Former Rep. Beto O’Rourke addresses a crowd of supporters and voters at a town hall event in San Francisco this afternoon. O’Rourke announced his bid for the presidency on March 14 and made his first stop in the Bay Area today. (Kathy Fang)
Former Rep. Beto O’Rourke addresses a crowd of supporters and voters at a town hall event in San Francisco this afternoon. O’Rourke announced his bid for the presidency on March 14 and made his first stop in the Bay Area today.

Kathy Fang

Starting from the bottom: Beto O’Rourke builds momentum at town hall in San Francisco

April 28, 2019

Presidential candidate and Democratic rising star Beto O’Rourke traveled to the Bay Area to host a town hall at the United Irish Cultural Center in San Francisco this afternoon.

Introduced by Rep. Jared Huffman (D) of California’s 2nd district, O’Rourke opened the event with an overarching campaign statement that promised progressive reform in national issues, from immigration to climate change, before inviting audience members to ask him questions about his stance on various policies.

After a close defeat in the 2018 midterms, losing by 2.8 points to incumbent Sen. Ted Cruz (R), former Rep. O’Rourke is back in the race. His campaign for the presidency, which was announced on March 14, builds off of the platforms that shaped his bid for the Senate last year, largely centered around issues of immigration, gun control, healthcare, climate reform and policies to build what he calls a “true economic democracy.”

“It’s going to take all of us, and this is our moment to decide how we will be defined,” O’Rourke said in his town hall opening speech. “We’re not going to be defined by our smallness, our pettiness, our hatred, or our racism. Instead, we will be known for our ambitions, our aspirations, the work, the service, the sacrifice we’re willing to bring and bear to get them done.”

His speech today covered numerous policy proposals, including a new voting rights bill, ratification of the Equal Rights Amendment and a “Medicare for America” healthcare plan. O’Rourke also pledged to rejoin the Paris Climate Accords, an international agreement to reduce carbon emissions that the US left in 2017, and pass carbon regulation measures for government leases and purchases.

“Just maybe, we can take our role as the indispensable nation, convene the powers of the planet, bring them together to do the otherwise impossible and save not just this generation, but every generation that comes,” he said.

In addition to rejoining the Paris Climate Accords, O’Rourke also pledged to oppose the construction of the Keystone XL pipeline in South Dakota. The Trump administration authorized the pipeline’s construction is 2017 despite it possibly endangering local water supplies and violating indigenous land rights.

“There were a lot of tough questions and he answered those questions with very specific stances and that makes me very happy,” town hall attendee Paul Fritzsche said. “I think he is an effective communicator, something that we really need.”

Like many other Democratic presidential candidates, O’Rourke has renounced corporate and PAC funding for his campaign, stressing instead the importance of grassroots mobilization that involves contributions from individual supporters. As a whole, O’Rourke has adopted an anti-PAC stance that has now become mainstream in the Democratic Party, especially after Sen. Bernie Sanders’ 2016 presidential campaign.

“How is it that we allow members of Congress to choose their voters, we allow money to buy influence and increasingly outcomes in our elections, in our legislations—a Supreme Court in 2010 that decided that corporations are people, money is speech, and corporations can spend unlimited amounts of money to purchase the outcomes our elections, to define  the policies that are at odds with our lives?” he said.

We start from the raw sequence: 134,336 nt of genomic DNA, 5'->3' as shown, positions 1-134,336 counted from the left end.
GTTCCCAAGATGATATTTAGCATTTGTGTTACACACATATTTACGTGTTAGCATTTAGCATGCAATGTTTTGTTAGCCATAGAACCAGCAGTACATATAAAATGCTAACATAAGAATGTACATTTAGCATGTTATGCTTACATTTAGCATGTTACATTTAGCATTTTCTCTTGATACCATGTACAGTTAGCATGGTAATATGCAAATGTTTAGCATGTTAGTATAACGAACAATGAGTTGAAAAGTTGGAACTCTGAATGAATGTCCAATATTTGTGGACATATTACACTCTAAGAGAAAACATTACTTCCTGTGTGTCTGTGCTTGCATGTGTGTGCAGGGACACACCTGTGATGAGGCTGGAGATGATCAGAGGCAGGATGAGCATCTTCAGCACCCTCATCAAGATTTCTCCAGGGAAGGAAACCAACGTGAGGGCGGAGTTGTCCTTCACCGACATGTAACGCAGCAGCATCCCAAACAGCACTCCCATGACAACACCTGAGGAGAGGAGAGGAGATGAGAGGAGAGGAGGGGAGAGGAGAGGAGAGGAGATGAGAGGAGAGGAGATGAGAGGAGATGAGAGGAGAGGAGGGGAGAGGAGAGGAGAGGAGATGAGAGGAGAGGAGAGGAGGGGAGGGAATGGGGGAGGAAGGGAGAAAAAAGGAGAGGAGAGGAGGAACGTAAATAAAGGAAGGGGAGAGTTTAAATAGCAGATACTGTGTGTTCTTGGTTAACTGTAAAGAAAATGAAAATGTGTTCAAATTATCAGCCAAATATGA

As a relatively new member to Congress who has galvanized many progressive Democratic voters in his home state, O’Rourke presents himself as a voice of hope and reform. Part of his appeal is his authenticity and relatability, whether it be speaking about national issues at taco restaurants or referencing his former involvement in a punk rock band.

“He can talk to people about the issues that they care about, without trying to compromise or lie, or trying to please everybody. He’s very honest,” said town hall participant Chris Johnigan, who asked O’Rourke a question regarding police brutality and accountability this afternoon.

O’Rourke first entered national politics in the 2012 elections, when he won the House seat for Texas’ 16th district by defeating eight-term incumbent Silvestre Reyes (D). Since then, although O’Rourke continues to voice his support for popular Democratic stances on immigration reform and healthcare, his voting record in Congress has leaned more conservative than many of his progressive colleagues.

As O’Rourke moves forward in the primaries race, he continues to build off of his momentum from his 2018 campaign while endorsing popular progressive platforms to expand his voter base.

“He had a lot of support for his Senate race in Northern California, a lot of people volunteering, so I think they were very happy to have him here,” said town hall attendee Susan Pfeifer, an undecided voter. “And then there were other people like me who are just curious. With 20 other candidates to choose from, we’re window shopping right now.”

Largely inspired by his experience as a grassroots Democrat in a mostly Republican state, O’Rourke emphasized the value of joining together to combat common national challenges.

“I don’t care to whom you pray, or who you love, how many generations you’ve been in this country, or whether you just got here this morning. All that matters to me is we are Americans first, we have these challenges before us, and we will overcome them,” O’Rourke said.


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